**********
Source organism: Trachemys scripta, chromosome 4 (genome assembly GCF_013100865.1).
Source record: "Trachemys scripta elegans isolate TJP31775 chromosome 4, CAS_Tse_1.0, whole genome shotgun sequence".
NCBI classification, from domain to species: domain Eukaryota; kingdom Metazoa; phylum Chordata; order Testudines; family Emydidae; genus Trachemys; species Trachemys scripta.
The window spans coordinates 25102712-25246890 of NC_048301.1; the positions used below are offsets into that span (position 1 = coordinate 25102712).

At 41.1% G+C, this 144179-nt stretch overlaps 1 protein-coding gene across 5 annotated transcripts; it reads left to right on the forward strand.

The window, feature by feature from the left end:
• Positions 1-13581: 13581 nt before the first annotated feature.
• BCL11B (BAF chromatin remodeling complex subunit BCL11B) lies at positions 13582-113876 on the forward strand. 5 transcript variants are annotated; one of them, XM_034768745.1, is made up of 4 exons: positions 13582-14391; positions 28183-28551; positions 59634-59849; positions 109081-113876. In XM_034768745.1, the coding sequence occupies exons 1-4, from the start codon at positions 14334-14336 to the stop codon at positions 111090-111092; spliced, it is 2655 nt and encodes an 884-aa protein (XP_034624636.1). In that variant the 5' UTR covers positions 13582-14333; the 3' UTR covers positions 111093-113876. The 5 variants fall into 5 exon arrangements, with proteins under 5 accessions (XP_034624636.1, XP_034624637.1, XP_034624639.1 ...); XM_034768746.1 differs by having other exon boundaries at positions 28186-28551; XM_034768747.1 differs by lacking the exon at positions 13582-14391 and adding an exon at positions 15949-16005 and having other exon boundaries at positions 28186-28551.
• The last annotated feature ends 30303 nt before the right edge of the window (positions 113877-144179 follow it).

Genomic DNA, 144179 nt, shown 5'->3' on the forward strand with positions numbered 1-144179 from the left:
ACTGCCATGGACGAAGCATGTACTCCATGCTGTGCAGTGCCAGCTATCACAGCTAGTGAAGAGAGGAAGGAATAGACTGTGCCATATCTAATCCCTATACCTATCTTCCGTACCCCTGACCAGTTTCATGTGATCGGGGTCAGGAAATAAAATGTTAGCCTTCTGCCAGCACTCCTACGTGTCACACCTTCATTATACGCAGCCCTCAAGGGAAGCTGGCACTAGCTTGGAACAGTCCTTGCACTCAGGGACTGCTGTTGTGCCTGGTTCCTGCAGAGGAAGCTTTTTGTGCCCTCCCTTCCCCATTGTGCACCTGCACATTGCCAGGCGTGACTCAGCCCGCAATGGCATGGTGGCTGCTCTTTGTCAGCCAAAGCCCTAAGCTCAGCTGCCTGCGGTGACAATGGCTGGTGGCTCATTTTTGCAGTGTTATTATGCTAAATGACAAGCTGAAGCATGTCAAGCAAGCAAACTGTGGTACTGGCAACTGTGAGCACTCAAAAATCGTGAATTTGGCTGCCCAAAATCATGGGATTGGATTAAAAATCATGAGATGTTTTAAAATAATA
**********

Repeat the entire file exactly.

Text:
Source organism: Trachemys scripta, chromosome 4 (genome assembly GCF_013100865.1).
Source record: "Trachemys scripta elegans isolate TJP31775 chromosome 4, CAS_Tse_1.0, whole genome shotgun sequence".
NCBI classification, from domain to species: domain Eukaryota; kingdom Metazoa; phylum Chordata; order Testudines; family Emydidae; genus Trachemys; species Trachemys scripta.
The window spans coordinates 25102712-25246890 of NC_048301.1; the positions used below are offsets into that span (position 1 = coordinate 25102712).

At 41.1% G+C, this 144179-nt stretch overlaps 1 protein-coding gene across 5 annotated transcripts; it reads left to right on the forward strand.

The window, feature by feature from the left end:
• Positions 1-13581: 13581 nt before the first annotated feature.
• BCL11B (BAF chromatin remodeling complex subunit BCL11B) lies at positions 13582-113876 on the forward strand. 5 transcript variants are annotated; one of them, XM_034768745.1, is made up of 4 exons: positions 13582-14391; positions 28183-28551; positions 59634-59849; positions 109081-113876. In XM_034768745.1, the coding sequence occupies exons 1-4, from the start codon at positions 14334-14336 to the stop codon at positions 111090-111092; spliced, it is 2655 nt and encodes an 884-aa protein (XP_034624636.1). In that variant the 5' UTR covers positions 13582-14333; the 3' UTR covers positions 111093-113876. The 5 variants fall into 5 exon arrangements, with proteins under 5 accessions (XP_034624636.1, XP_034624637.1, XP_034624639.1 ...); XM_034768746.1 differs by having other exon boundaries at positions 28186-28551; XM_034768747.1 differs by lacking the exon at positions 13582-14391 and adding an exon at positions 15949-16005 and having other exon boundaries at positions 28186-28551.
• The last annotated feature ends 30303 nt before the right edge of the window (positions 113877-144179 follow it).

Genomic DNA, 144179 nt, shown 5'->3' on the forward strand with positions numbered 1-144179 from the left:
ACTGCCATGGACGAAGCATGTACTCCATGCTGTGCAGTGCCAGCTATCACAGCTAGTGAAGAGAGGAAGGAATAGACTGTGCCATATCTAATCCCTATACCTATCTTCCGTACCCCTGACCAGTTTCATGTGATCGGGGTCAGGAAATAAAATGTTAGCCTTCTGCCAGCACTCCTACGTGTCACACCTTCATTATACGCAGCCCTCAAGGGAAGCTGGCACTAGCTTGGAACAGTCCTTGCACTCAGGGACTGCTGTTGTGCCTGGTTCCTGCAGAGGAAGCTTTTTGTGCCCTCCCTTCCCCATTGTGCACCTGCACATTGCCAGGCGTGACTCAGCCCGCAATGGCATGGTGGCTGCTCTTTGTCAGCCAAAGCCCTAAGCTCAGCTGCCTGCGGTGACAATGGCTGGTGGCTCATTTTTGCAGTGTTATTATGCTAAATGACAAGCTGAAGCATGTCAAGCAAGCAAACTGTGGTACTGGCAACTGTGAGCACTCAAAAATCGTGAATTTGGCTGCCCAAAATCATGGGATTGGATTAAAAATCATGAGATGTTTTAAAATAATA